Archive for the ‘Bookshelf’ Category


Each year, on this same date, the summer solstice comes.

Consummate light: we plan for it,

the day we tell ourselves

that time is very long indeed, nearly infinite.

And in our reading and writing, preference is given

to the celebratory, the ecstatic.


There is in these rituals something apart from wonder:

there is also a kind of preening,

as though human genius had participated in these arrangements

and we found the results satisfying.


What follows the light is what precedes it:

the moment of balance, of dark equivalence.


But tonight we sit in the garden in our canvas chairs

so late into the evening –

why should we look either forward or backward?

Why should we be forced to remember:

it is in our blood, this knowledge.

Shortness of the days; darkness, coldness of winter.

It is in our blood and bones; it is in our history.

It takes genius to forget these things.


                                                                    ~ Louise Glück


“The Dreamer (Summer Evening)” by James Tissot, 1871

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I held the framework

of my life in mind

with some precision.

I knew when I was

where—or where I was

when—but not many

incidents of my past had

actually been preserved.

Instead the frame served

as a cargo cult runway,

forever inviting

the future to appear.

I existed finally

as the idea

of temporal extension.


From “Passage” by Rae Armantrout


John Singer Sargent, 1882

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Her House

Her house was weather-bitten, gray and bent,

And seemed to lack those eyes and ears

Which come to houses with the years.

Hers had taken all and all had spent.


In the dying light it was like a man who knows

That a single sleep and a single dream

Remain among the things that seem,

But gives no sign nor smile before he goes.


The door swung in to let her cross the yard.

And watching, I believed the myth

Of trees that cracked from bark to pith

To show the light to creatures long debarred.


Her dress was part nymph-gauze and part a shroud,

And part that breath of northern sky

That lifts, to loose them with a sigh,

The circling branches where the spruces crowd.


                                            ~ Edward A. Richards


Peter Mørk Mønsted, 1919

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In Fountain Court

The fountain murmuring of sleep,

A drowsy tune;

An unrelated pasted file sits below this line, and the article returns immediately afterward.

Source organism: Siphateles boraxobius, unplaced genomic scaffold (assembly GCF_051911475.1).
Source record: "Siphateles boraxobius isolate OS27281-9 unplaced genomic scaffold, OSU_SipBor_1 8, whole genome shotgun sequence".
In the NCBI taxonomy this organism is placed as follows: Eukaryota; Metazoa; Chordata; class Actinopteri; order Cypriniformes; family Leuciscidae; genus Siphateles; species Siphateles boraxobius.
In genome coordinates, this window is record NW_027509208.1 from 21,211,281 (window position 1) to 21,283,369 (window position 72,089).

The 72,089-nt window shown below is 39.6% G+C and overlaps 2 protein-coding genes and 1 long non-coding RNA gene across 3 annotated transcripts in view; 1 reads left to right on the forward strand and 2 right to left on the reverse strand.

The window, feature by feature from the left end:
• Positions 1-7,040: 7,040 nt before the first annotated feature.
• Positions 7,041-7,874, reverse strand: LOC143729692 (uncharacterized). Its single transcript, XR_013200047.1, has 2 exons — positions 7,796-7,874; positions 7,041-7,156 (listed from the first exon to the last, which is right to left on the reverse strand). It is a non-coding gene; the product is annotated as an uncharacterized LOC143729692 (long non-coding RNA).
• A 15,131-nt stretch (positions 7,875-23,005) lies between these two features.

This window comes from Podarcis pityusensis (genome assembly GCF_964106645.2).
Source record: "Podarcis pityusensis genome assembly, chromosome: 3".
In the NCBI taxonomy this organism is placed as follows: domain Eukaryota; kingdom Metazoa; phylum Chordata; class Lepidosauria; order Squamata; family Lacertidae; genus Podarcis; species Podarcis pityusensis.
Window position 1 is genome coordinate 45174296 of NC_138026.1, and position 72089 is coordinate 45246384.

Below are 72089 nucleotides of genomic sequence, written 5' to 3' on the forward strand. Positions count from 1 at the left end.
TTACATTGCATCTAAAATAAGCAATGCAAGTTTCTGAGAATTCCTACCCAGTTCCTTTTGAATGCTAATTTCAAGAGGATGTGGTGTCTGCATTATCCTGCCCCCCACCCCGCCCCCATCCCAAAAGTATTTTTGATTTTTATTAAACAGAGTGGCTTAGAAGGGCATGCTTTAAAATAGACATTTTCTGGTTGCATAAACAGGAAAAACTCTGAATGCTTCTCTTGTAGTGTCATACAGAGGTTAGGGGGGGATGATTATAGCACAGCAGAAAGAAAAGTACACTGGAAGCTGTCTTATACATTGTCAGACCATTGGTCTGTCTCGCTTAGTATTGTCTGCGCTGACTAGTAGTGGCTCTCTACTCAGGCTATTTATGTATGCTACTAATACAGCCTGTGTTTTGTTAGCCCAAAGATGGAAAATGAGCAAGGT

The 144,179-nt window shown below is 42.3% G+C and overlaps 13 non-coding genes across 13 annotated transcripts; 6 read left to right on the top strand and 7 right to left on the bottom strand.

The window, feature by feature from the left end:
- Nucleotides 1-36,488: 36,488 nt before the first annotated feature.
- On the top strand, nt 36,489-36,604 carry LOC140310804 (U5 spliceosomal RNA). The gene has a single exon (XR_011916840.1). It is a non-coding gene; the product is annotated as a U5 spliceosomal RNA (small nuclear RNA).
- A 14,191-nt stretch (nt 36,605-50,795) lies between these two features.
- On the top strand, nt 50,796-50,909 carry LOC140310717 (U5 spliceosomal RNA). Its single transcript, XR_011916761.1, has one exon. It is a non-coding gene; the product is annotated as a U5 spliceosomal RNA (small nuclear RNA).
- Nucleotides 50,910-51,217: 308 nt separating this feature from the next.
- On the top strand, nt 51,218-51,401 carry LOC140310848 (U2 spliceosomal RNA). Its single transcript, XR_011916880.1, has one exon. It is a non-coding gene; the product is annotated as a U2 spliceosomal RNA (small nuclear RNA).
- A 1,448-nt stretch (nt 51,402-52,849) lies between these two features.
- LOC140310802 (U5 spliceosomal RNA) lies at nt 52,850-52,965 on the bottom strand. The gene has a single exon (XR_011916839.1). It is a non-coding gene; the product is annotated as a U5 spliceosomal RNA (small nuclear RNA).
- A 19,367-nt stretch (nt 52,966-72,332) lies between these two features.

The flickering green of leaves that keep

The light of June;

Peace, through a slumbering afternoon,

The peace of June.


A waiting ghost, in the blue sky,

The white curved moon;

June, hushed and breathless, waits, and I

Wait too, with June;

Come, through the lingering afternoon,

Soon, love, come soon.


                                   ~ Arthur William Symons (1865-1945)


“Undine” by John William Waterhouse (1872)

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More Than Enough

The first lily of June opens its red mouth.

All over the sand road where we walk

multiflora rose climbs trees cascading

white or pink blossoms, simple, intense

the scene drifting like colored mist.


The arrowhead is spreading its creamy

clumps of flower and the blackberries

are blooming in the thickets. Season of

joy for the bee. The green will never

again be so green, so purely and lushly


new, grass lifting its wheaty seedheads

into the wind. Rich fresh wine

of June, we stagger into you smeared

with pollen, overcome as the turtle

laying her eggs in roadside sand.


           ~ Marge Piercy


“Girl with Lilies” by John White Alexander, 1889

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I was always leaving, I was

about to get up and go, I was

on my way, not sure where.

Somewhere else. Not here.

Nothing here was good enough.


It would be better there, where I

was going. Not sure how or why.

The dome I cowered under

would be raised, and I would be released

into my true life. I would meet there


the ones I was destined to meet.

They would make an opening for me

among the flutes and boulders,

and I would be taken up. That this

might be a form of death


did not occur to me. I only know

that something held me back,

a doubt, a debt, a face I could not

leave behind. When the door

fell open, I did not go through.


~ Jean Nordhaus


“At the Door” by Albert Edelfelt, 1901

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Gardens are also good places

to sulk. You pass beds of

spiky voodoo lilies

and trip over the roots

of a sweet gum tree,

in search of medieval

plants whose leaves,

when they drop off

turn into birds

if they fall on land,

and colored carp if they

plop into water.


Suddenly the archetypal

human desire for peace

with every other species

wells up in you. The lion

and the lamb cuddling up.

The snake and the snail, kissing.

Even the prick of the thistle,

queen of the weeds, revives

your secret belief

in perpetual spring,

your faith that for every hurt

there is a leaf to cure it.


~ Amy Gerstler from Bitter Angel


Marcus Stone, circa 1900

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